The White House argument that now is the time to spend big is predicated on low interest rates and the urgent need for better roads, bridges and jobs. What Biden administration officials don't say outright is that Democrats currently control the White House, Senate and the House, a potentially once-in-a-generation opportunity for Democrats to implement their agenda.
"We certainly believe that the president's budget improves the long term fiscal outlook because his policies are more than paid for over the long run," Office of Management and Budget Deputy Director Shalanda Young said on the conference call with reporters Friday morning.
Young noted that the American Jobs Plan and the American Families Plan are "fully offset within 15 years."
Mr. Biden has already said he wants to pay for his infrastructure and families plans by increasing taxes on those making more than $400,000, and by increasing the top corporate tax rate to 28%, up from its current rate of 21%. The top corporate tax rate was 35% before the Trump-era tax cuts.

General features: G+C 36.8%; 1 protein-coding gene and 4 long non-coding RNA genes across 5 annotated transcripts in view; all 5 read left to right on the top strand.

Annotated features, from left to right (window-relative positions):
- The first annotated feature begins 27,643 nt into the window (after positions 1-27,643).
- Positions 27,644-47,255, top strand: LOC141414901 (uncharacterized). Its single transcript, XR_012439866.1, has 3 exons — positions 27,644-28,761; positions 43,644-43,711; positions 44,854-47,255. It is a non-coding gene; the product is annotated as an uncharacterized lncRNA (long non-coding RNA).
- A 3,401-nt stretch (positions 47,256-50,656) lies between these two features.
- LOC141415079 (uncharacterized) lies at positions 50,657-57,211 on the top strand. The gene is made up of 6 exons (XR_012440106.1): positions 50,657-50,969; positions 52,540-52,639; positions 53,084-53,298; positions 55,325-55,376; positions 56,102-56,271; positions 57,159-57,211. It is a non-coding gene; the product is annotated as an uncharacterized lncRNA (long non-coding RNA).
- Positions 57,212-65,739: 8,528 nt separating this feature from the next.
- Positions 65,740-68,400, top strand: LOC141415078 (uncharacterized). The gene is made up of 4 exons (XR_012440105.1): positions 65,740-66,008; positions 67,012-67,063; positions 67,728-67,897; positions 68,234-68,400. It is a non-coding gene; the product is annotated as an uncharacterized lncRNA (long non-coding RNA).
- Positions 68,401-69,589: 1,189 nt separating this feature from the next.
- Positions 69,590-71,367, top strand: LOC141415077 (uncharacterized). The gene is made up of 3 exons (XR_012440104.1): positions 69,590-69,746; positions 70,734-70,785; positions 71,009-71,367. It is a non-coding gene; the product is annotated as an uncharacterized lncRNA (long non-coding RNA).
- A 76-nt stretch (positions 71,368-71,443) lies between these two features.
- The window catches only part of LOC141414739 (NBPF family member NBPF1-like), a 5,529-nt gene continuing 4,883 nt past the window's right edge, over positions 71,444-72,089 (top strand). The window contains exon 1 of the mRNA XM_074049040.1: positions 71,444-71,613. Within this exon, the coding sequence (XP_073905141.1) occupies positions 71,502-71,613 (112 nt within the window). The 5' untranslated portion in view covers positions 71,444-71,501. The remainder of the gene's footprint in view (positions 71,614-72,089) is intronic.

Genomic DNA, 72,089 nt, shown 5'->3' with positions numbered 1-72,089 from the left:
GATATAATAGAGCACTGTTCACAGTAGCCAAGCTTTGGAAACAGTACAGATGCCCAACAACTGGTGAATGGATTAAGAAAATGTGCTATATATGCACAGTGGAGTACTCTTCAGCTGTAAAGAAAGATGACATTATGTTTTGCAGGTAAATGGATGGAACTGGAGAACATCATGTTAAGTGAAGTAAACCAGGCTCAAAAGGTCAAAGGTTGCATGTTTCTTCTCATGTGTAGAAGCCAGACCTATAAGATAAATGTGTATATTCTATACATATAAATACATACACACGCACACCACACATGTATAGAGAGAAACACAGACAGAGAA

It's not clear how the American Jobs Plan and American Families Plan would affect real annual GDP growth, which the Biden administration estimates will be 2% in 10 years without those two plans. On a call with reporters Friday, White House officials admitted that there will be "some short term inflation," although they expect that to settle down in the years to come.
The president's proposal provides a $500 million increase for Homeless Assistance Grants; increases funds for civil rights offices and activities across the government; provides the most ever discretionary funding for the Centers for Disease Control and Prevention ($8.7 billion); and would put $936 million into a new Accelerating Environmental and Economic Justice Initiative at the Environmental Protection Agency. The budget also calls on Congress to address prescription drug prices and to expand Medicare.